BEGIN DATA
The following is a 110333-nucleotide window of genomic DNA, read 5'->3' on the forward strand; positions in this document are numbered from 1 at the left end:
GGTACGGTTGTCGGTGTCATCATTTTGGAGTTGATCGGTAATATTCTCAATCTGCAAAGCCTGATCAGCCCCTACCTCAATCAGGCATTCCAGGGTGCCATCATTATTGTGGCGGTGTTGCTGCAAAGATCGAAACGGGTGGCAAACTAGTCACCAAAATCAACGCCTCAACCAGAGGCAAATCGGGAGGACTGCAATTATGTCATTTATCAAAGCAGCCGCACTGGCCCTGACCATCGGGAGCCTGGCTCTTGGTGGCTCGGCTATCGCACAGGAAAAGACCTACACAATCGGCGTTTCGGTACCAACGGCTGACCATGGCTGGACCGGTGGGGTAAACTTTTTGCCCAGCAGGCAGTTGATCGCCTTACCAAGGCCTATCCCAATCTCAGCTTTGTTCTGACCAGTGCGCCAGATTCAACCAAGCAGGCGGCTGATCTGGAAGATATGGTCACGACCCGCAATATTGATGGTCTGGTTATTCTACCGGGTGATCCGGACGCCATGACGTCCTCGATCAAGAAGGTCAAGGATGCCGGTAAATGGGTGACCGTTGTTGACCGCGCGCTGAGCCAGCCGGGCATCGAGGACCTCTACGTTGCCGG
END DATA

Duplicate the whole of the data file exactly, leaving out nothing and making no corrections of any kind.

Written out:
The following is a 110333-nucleotide window of genomic DNA, read 5'->3' on the forward strand; positions in this document are numbered from 1 at the left end:
GGTACGGTTGTCGGTGTCATCATTTTGGAGTTGATCGGTAATATTCTCAATCTGCAAAGCCTGATCAGCCCCTACCTCAATCAGGCATTCCAGGGTGCCATCATTATTGTGGCGGTGTTGCTGCAAAGATCGAAACGGGTGGCAAACTAGTCACCAAAATCAACGCCTCAACCAGAGGCAAATCGGGAGGACTGCAATTATGTCATTTATCAAAGCAGCCGCACTGGCCCTGACCATCGGGAGCCTGGCTCTTGGTGGCTCGGCTATCGCACAGGAAAAGACCTACACAATCGGCGTTTCGGTACCAACGGCTGACCATGGCTGGACCGGTGGGGTAAACTTTTTGCCCAGCAGGCAGTTGATCGCCTTACCAAGGCCTATCCCAATCTCAGCTTTGTTCTGACCAGTGCGCCAGATTCAACCAAGCAGGCGGCTGATCTGGAAGATATGGTCACGACCCGCAATATTGATGGTCTGGTTATTCTACCGGGTGATCCGGACGCCATGACGTCCTCGATCAAGAAGGTCAAGGATGCCGGTAAATGGGTGACCGTTGTTGACCGCGCGCTGAGCCAGCCGGGCATCGAGGACCTCTACGTTGCCGG